© Historisches Archiv ABB

Walter Boveri – industrial pioneer and company founder

At the end of the 19th century, the great age of electrical engineering had just begun and Walter Boveri, a mechanical engineer with a vision, knew that the energy-hungry, modern, booming cities and their factories needed endless amounts of electricity – and that he was the man to supply it. With the founding of Brown, Boveri & Cie. in the small rural town of Baden he took Swiss industry an enormous step forward.

During the day, the young German immigrant headed the assembly division of the ‘Maschinenfabrik Oerlikon’ near Zurich, while in the evenings and on weekends, he planned the founding of his own company. Walter Boveri (1865-1924) from Bamberg, who trained at the Royal Mechanical Engineering school in Nuremberg, knew that the electrification of private households, industry and transport was the future. His new factory therefore needed to supply everything that was required for generating and distributing electricity – also over large distances – including generators, transformers, turbines, power lines, switch systems.

Mechanical engineer, electrical technician, entrepreneur. Walter Boveri (portrait: ca 1900) took Swiss citizenship in 1893.

The creative genius and the businessman

Boveri was not the only one to dream this dream. The partner he had in mind was his boss in Oerlikon, who was only two years his senior – the brilliant electrical engineer and designer, Charles E. L. Brown. Boveri and Brown complemented each other perfectly: the one with a head for business, the other with a creative mind. Or as Walter Boveri junior, who was born in 1894 and later headed Brown, Boveri & Cie (BBC) put it:

Where Charles Brown envisaged the design and construction of the individual machines, my father saw the opportunities for their application in the service of human society.

They had plenty of ideas and know-how but lacked money, specifically the start-up capital of half a million Swiss francs they needed. Boveri wrote to bankers throughout Europe, and received only rejections for his efforts. In 1890, however, he met the Zurich silk industrialist, Conrad Baumann, who was wealthy, took a liking to the young entrepreneur and had a 25-year-old unmarried daughter, Victoire. Boveri got engaged to her, married her, and came by the necessary funds from his new father-in-law. What a turn of fate: a waning industry, silk manufacturing, opened up the way for a brilliant technological future!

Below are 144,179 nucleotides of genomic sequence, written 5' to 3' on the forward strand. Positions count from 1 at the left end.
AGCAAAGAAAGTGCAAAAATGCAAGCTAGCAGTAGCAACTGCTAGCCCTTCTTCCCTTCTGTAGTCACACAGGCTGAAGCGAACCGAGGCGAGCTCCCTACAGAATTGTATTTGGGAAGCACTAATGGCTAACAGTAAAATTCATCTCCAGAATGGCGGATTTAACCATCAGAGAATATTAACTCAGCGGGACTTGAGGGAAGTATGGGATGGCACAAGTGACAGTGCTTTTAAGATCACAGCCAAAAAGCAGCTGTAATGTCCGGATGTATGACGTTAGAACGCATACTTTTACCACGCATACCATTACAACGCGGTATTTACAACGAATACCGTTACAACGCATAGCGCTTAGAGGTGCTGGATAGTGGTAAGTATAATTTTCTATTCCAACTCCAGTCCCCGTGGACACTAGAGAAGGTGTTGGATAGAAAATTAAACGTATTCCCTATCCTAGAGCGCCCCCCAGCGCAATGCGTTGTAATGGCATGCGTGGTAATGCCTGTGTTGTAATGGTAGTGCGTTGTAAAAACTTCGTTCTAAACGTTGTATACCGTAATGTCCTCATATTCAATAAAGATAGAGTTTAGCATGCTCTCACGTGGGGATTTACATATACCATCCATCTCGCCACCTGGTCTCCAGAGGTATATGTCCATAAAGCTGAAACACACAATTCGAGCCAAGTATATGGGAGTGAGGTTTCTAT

This image shows the entire staff of the company in 1895 celebrating the production of the thousandth dynamo.
Pride in the company.  This image shows the entire staff of the company in 1895 celebrating the production of the thousandth dynamo. © ABB Historical Archive Switzerland

Bringing electricity to rural regions

The next step in Boveri’s plan was to find a suitable location. Rural Baden provided him with what he was looking for: land and labour that was cheaper than in the booming urban industrial centres. While the workshops were still under construction, the order books were already filling up. On 2 October 1891, the following entry was made in the Aargau commercial register: Brown, Boveri & Cie. Kommanditgesellschaft (limited partnership). Four months later, work started with 100 factory workers and 24 office staff on the payroll. and in subsequent months and years the company began connecting factories, private households and spa hotels to the local electricity grid. The lights came on in Baden and the town began to hum.

BBC and ‘its’ city Baden, a story of reciprocity from the economic, social, and town planning perspectives.
City within a city. BBC and ‘its’ city Baden, a story of reciprocity from the economic, social, and town planning perspectives. © ABB Historical Archive Switzerland

New era

The rest is industrial history. Hardly any other company name has been so closely associated with Swiss industry as BBC: a small start-up in rural Baden that grew into an ever-expanding industrial giant with worldwide renown.

The 1980s saw the great age of mechanical engineering drawing to a close, and with this a change in direction towards automation and digitalisation became vital for the company’s future. BBC merged with the Swedish electrical engineering company ASEA to become the new ASEA Brown Boveri group (ABB). A new era dawned, and the pioneering spirit of the Boveri era lives on. Under the motto “Let’s write the future”, the company is now rising to the challenges of the fourth industrial revolution.